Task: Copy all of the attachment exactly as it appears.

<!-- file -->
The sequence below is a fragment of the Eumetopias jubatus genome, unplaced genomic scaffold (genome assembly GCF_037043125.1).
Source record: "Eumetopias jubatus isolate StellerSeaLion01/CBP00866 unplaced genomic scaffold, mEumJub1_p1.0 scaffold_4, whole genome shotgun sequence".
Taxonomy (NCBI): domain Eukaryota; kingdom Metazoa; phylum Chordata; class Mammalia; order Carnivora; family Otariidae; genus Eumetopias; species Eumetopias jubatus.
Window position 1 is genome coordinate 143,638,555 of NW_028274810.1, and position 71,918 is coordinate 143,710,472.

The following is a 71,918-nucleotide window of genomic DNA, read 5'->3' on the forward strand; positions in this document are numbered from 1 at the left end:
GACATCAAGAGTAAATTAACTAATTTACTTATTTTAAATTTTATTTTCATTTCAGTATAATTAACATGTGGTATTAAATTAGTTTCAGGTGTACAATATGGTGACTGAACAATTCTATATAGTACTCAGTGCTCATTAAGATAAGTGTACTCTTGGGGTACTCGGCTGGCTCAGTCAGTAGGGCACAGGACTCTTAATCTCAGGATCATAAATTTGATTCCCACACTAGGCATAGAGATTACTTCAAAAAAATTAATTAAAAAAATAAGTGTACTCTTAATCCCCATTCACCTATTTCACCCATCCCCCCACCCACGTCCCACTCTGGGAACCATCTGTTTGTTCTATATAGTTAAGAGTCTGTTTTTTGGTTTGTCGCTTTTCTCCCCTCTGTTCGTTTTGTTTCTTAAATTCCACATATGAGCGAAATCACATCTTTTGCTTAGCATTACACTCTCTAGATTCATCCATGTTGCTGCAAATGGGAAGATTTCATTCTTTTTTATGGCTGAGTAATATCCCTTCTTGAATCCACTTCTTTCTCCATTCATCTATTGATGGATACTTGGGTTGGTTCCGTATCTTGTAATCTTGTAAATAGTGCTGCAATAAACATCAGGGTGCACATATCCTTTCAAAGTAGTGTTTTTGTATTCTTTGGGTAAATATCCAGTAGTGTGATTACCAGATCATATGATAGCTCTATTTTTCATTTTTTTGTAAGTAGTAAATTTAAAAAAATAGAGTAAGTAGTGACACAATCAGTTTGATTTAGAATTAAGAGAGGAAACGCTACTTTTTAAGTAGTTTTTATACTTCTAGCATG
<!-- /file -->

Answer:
The sequence below is a fragment of the Eumetopias jubatus genome, unplaced genomic scaffold (genome assembly GCF_037043125.1).
Source record: "Eumetopias jubatus isolate StellerSeaLion01/CBP00866 unplaced genomic scaffold, mEumJub1_p1.0 scaffold_4, whole genome shotgun sequence".
Taxonomy (NCBI): domain Eukaryota; kingdom Metazoa; phylum Chordata; class Mammalia; order Carnivora; family Otariidae; genus Eumetopias; species Eumetopias jubatus.
Window position 1 is genome coordinate 143,638,555 of NW_028274810.1, and position 71,918 is coordinate 143,710,472.

The following is a 71,918-nucleotide window of genomic DNA, read 5'->3' on the forward strand; positions in this document are numbered from 1 at the left end:
GACATCAAGAGTAAATTAACTAATTTACTTATTTTAAATTTTATTTTCATTTCAGTATAATTAACATGTGGTATTAAATTAGTTTCAGGTGTACAATATGGTGACTGAACAATTCTATATAGTACTCAGTGCTCATTAAGATAAGTGTACTCTTGGGGTACTCGGCTGGCTCAGTCAGTAGGGCACAGGACTCTTAATCTCAGGATCATAAATTTGATTCCCACACTAGGCATAGAGATTACTTCAAAAAAATTAATTAAAAAAATAAGTGTACTCTTAATCCCCATTCACCTATTTCACCCATCCCCCCACCCACGTCCCACTCTGGGAACCATCTGTTTGTTCTATATAGTTAAGAGTCTGTTTTTTGGTTTGTCGCTTTTCTCCCCTCTGTTCGTTTTGTTTCTTAAATTCCACATATGAGCGAAATCACATCTTTTGCTTAGCATTACACTCTCTAGATTCATCCATGTTGCTGCAAATGGGAAGATTTCATTCTTTTTTATGGCTGAGTAATATCCCTTCTTGAATCCACTTCTTTCTCCATTCATCTATTGATGGATACTTGGGTTGGTTCCGTATCTTGTAATCTTGTAAATAGTGCTGCAATAAACATCAGGGTGCACATATCCTTTCAAAGTAGTGTTTTTGTATTCTTTGGGTAAATATCCAGTAGTGTGATTACCAGATCATATGATAGCTCTATTTTTCATTTTTTTGTAAGTAGTAAATTTAAAAAAATAGAGTAAGTAGTGACACAATCAGTTTGATTTAGAATTAAGAGAGGAAACGCTACTTTTTAAGTAGTTTTTATACTTCTAGCATG